For every minute you are angry you lose sixty seconds of happiness. Ralph Waldo Emerson
Everyone has their story. We are all different. We are all the same. Gregge Tiffen (Personal Session)
Consciously or not our decisions are rarely, if ever, based on just the facts. Rather it is our stories that guide (or control) the choices that we make. For the most part, our history along with our thoughts, beliefs and feelings create our stories.
Take the simple choice between ‘store’ brand and ‘recognized’ brand for example. Some people hold a story that the ‘store’ brand is less expensive than and the same quality (maybe even made in the same place) as the ‘recognized’ brand. Others prefer the ‘recognized’ brand based on their story that it is superior in quality. Unless we’re challenged by someone or presented with new information, we rarely question our choices. And, we definitely don’t think about the stories on which our decisions are based.
But, perhaps doing so would support us to be more aware of and to question the stories we hold around the bigger choices in life.
I recently found myself angry (you were wondering what that quote had to do with stories, right?) about a situation in my community near the quiet home I love. A nearby neighbor is proposing to construct several large greenhouses for cultivating organic vegetables and marijuana (it’s legal here, you know). His story is that everything grown is for his family’s personal consumption. Based on the size of the facility and just a bit of research, that story just doesn’t add up. And, it triggered my best ‘how dare he’ reaction.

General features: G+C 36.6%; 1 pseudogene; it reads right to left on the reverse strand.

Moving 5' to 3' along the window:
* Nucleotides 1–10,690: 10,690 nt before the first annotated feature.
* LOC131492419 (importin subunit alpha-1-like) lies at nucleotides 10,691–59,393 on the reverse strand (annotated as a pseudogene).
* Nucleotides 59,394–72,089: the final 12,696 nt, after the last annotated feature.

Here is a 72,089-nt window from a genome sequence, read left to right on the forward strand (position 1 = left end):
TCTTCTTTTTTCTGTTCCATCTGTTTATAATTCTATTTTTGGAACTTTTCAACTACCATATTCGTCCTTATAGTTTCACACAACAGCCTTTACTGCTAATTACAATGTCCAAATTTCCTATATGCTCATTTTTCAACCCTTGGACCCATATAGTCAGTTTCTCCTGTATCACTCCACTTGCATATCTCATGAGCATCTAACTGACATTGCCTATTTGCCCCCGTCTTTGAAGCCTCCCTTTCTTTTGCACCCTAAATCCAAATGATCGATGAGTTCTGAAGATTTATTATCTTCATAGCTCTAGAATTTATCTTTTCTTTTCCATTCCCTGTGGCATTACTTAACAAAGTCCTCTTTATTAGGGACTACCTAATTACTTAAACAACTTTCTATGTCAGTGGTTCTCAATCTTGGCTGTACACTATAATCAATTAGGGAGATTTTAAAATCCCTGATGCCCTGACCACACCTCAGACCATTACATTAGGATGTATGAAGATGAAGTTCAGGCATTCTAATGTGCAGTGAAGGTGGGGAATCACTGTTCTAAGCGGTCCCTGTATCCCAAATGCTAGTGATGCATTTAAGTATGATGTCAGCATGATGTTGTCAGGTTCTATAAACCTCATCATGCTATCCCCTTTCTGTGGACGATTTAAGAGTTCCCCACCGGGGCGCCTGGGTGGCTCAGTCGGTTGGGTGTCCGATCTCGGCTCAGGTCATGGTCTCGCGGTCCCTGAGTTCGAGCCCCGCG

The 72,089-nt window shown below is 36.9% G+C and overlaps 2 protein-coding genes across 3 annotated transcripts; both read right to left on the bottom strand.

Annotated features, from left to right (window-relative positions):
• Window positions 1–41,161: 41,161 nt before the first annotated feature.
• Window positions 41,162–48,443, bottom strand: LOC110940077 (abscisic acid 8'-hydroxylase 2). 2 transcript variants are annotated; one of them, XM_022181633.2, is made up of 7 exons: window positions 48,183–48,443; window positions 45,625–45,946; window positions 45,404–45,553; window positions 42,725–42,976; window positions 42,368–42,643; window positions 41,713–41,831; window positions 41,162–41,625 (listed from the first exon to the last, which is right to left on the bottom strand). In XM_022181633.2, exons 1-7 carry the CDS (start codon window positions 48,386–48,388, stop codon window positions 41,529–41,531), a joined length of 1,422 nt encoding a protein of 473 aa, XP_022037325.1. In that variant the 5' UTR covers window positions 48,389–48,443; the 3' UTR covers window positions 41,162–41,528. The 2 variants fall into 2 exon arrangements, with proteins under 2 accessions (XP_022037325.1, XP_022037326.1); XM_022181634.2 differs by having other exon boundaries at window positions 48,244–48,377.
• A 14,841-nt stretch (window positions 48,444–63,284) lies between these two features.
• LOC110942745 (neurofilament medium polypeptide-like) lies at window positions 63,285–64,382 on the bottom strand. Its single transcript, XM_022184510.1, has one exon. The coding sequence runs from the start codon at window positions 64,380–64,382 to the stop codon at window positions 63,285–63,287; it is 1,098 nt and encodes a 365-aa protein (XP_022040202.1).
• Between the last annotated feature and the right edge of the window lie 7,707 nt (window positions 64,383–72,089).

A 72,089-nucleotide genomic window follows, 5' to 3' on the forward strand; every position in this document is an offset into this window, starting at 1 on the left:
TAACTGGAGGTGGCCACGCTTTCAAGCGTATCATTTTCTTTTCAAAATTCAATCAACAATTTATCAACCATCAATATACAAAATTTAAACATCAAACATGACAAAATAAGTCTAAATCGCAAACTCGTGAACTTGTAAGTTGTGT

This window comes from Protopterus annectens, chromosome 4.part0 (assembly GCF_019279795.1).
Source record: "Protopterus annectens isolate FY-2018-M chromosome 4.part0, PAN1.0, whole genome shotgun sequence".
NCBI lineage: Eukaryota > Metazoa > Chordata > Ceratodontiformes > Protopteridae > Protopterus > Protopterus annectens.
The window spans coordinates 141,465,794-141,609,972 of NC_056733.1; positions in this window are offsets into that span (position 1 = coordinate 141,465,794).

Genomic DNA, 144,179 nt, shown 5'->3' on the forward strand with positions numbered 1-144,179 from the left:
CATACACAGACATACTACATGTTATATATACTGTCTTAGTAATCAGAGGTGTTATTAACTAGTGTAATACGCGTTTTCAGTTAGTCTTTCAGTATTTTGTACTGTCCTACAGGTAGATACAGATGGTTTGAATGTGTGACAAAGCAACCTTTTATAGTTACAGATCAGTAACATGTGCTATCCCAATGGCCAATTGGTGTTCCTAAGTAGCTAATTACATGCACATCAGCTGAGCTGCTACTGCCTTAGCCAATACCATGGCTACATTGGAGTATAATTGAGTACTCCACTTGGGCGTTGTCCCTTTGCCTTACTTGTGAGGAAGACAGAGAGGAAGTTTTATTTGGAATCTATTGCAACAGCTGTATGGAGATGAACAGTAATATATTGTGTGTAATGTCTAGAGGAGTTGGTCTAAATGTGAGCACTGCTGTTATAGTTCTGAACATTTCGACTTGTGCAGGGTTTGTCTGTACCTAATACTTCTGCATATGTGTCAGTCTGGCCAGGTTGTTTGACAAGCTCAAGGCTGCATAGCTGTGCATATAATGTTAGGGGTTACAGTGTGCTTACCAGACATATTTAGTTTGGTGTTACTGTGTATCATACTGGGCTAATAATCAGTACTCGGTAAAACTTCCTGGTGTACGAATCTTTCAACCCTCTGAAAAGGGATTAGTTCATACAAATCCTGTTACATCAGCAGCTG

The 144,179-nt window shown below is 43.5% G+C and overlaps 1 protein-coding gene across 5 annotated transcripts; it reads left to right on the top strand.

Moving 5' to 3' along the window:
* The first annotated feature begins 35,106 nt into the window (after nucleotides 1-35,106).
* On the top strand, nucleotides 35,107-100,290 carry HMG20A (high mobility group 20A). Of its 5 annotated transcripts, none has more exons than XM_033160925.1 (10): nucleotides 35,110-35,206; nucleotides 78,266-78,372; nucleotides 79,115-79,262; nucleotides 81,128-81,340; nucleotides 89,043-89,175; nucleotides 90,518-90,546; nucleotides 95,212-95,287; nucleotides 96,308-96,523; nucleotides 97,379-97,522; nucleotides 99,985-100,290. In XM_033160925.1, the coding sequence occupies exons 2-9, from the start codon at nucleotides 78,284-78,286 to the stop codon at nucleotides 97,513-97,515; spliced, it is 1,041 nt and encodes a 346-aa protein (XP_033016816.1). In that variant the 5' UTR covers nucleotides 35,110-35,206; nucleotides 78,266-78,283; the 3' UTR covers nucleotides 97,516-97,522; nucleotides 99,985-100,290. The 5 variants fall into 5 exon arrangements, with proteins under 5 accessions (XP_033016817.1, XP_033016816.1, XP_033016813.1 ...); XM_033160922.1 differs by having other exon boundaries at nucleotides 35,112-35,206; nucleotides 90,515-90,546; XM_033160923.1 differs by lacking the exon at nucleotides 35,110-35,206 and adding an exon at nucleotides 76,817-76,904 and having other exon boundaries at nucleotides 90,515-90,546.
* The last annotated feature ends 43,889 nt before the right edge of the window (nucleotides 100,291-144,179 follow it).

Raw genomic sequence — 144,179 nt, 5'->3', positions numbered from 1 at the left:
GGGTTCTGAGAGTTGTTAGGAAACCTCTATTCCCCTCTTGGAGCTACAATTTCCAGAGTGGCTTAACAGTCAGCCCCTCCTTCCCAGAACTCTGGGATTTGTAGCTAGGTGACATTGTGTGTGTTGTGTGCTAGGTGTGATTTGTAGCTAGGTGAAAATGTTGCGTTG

Peace, joy, happiness? Nowhere in my sight.
After a few days of being in this reaction each time I thought about it, I decided to look at my stories. My reaction was so strong that it couldn’t just be based on the facts. First, was my story that his story just didn’t add up. Underneath that I found a story that ‘he must think I’m stupid’ (talk about taking it personally), along with stories about the negative impacts on the peace, quiet, tranquility of our neighborhood. It took me a while to realize that I was disrupting my peace with all the stories racing around in my head.
It was a sobering and empowering wake-up call to become aware that I’d allowed my stories to undermine my peace. I challenged myself to shift. Not my stories, but how I was holding them. How could I respond from a place of care without taking it personally? How might my response be different, if I allowed compassion to enter the scene?
I felt lighter immediately. And, for the most part, I’m carrying this lightness into my written comments to the governing board as well as my conversations with others in the community. Along the way I discovered that maintaining my personal peace doesn’t necessarily require changing everything in my story. Rather, it invites me to look at my story piece by piece and to be willing to evaluate each with a different intention and a willingness to reject those pieces that stand in the way of my peace.
And, that’s a story that I’m aiming to call forth more often.